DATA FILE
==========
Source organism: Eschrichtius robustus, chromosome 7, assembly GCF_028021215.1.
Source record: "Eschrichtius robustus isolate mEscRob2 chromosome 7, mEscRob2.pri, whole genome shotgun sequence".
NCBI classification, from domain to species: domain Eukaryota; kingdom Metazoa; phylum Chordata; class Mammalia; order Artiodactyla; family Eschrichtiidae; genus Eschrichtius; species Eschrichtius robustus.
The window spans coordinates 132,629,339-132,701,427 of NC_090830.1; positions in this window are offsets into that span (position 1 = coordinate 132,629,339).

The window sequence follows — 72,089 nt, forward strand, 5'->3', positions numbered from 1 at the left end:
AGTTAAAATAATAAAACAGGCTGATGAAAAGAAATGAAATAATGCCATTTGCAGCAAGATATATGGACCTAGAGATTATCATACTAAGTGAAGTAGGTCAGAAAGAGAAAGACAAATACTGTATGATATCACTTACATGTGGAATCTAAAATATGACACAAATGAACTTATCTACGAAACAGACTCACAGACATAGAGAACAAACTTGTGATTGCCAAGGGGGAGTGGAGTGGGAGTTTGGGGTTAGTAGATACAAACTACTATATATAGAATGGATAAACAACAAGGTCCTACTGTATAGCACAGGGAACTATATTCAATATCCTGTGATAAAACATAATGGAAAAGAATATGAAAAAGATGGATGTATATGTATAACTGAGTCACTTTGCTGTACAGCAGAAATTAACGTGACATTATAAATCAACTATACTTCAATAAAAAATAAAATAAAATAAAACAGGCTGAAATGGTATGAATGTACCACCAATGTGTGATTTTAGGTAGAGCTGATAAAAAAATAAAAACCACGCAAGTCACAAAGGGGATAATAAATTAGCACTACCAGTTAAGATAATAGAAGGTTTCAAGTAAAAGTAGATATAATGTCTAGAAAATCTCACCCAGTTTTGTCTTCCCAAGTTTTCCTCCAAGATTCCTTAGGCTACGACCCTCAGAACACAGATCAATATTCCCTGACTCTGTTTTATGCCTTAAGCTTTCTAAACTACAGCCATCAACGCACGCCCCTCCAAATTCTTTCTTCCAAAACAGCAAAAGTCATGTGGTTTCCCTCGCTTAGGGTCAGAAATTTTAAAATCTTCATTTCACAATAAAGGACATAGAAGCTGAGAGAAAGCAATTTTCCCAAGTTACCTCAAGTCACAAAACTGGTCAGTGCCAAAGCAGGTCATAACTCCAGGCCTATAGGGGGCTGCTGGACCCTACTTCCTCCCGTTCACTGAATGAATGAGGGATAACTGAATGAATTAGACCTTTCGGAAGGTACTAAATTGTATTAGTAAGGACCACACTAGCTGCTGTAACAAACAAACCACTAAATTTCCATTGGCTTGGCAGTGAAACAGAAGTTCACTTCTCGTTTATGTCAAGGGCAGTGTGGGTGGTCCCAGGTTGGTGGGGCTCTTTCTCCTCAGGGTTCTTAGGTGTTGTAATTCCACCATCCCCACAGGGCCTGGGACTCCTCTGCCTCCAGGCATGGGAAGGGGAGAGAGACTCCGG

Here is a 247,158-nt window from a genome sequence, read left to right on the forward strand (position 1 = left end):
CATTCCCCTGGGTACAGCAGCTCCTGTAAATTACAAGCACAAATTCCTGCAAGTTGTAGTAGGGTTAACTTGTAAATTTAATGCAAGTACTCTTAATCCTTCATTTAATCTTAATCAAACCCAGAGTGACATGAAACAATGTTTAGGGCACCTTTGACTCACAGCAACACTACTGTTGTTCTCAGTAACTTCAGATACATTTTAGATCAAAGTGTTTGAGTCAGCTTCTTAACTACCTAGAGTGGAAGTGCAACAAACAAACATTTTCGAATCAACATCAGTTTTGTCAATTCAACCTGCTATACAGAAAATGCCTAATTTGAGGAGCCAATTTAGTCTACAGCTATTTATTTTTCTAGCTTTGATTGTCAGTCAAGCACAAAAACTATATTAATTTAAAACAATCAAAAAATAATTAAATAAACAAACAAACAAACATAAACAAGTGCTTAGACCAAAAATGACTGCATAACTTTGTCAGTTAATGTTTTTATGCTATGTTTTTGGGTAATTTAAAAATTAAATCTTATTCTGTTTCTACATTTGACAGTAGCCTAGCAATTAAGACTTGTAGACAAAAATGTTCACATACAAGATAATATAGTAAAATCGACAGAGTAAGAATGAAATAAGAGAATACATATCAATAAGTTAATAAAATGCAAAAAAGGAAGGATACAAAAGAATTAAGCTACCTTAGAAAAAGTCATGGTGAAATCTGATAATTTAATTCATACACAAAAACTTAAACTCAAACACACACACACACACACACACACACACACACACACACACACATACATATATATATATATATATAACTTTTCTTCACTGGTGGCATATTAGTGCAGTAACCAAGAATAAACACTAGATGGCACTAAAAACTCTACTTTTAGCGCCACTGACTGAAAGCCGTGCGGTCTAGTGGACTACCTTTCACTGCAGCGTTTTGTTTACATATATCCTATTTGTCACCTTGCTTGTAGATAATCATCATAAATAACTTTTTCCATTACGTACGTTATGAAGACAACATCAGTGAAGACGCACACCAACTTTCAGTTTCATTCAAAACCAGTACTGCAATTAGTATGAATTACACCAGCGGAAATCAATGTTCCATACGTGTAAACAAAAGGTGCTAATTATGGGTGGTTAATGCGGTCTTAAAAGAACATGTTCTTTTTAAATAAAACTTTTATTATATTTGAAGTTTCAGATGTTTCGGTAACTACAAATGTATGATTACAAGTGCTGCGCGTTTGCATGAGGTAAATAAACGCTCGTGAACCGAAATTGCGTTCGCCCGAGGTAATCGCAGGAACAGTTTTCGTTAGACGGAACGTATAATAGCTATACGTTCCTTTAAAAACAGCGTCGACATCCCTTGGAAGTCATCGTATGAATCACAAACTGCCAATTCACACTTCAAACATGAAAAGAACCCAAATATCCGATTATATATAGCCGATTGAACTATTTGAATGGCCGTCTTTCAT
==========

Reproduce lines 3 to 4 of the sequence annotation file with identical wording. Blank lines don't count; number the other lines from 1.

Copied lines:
NCBI classification, from domain to species: domain Eukaryota; kingdom Metazoa; phylum Chordata; class Mammalia; order Artiodactyla; family Eschrichtiidae; genus Eschrichtius; species Eschrichtius robustus.
The window spans coordinates 132,629,339-132,701,427 of NC_090830.1; positions in this window are offsets into that span (position 1 = coordinate 132,629,339).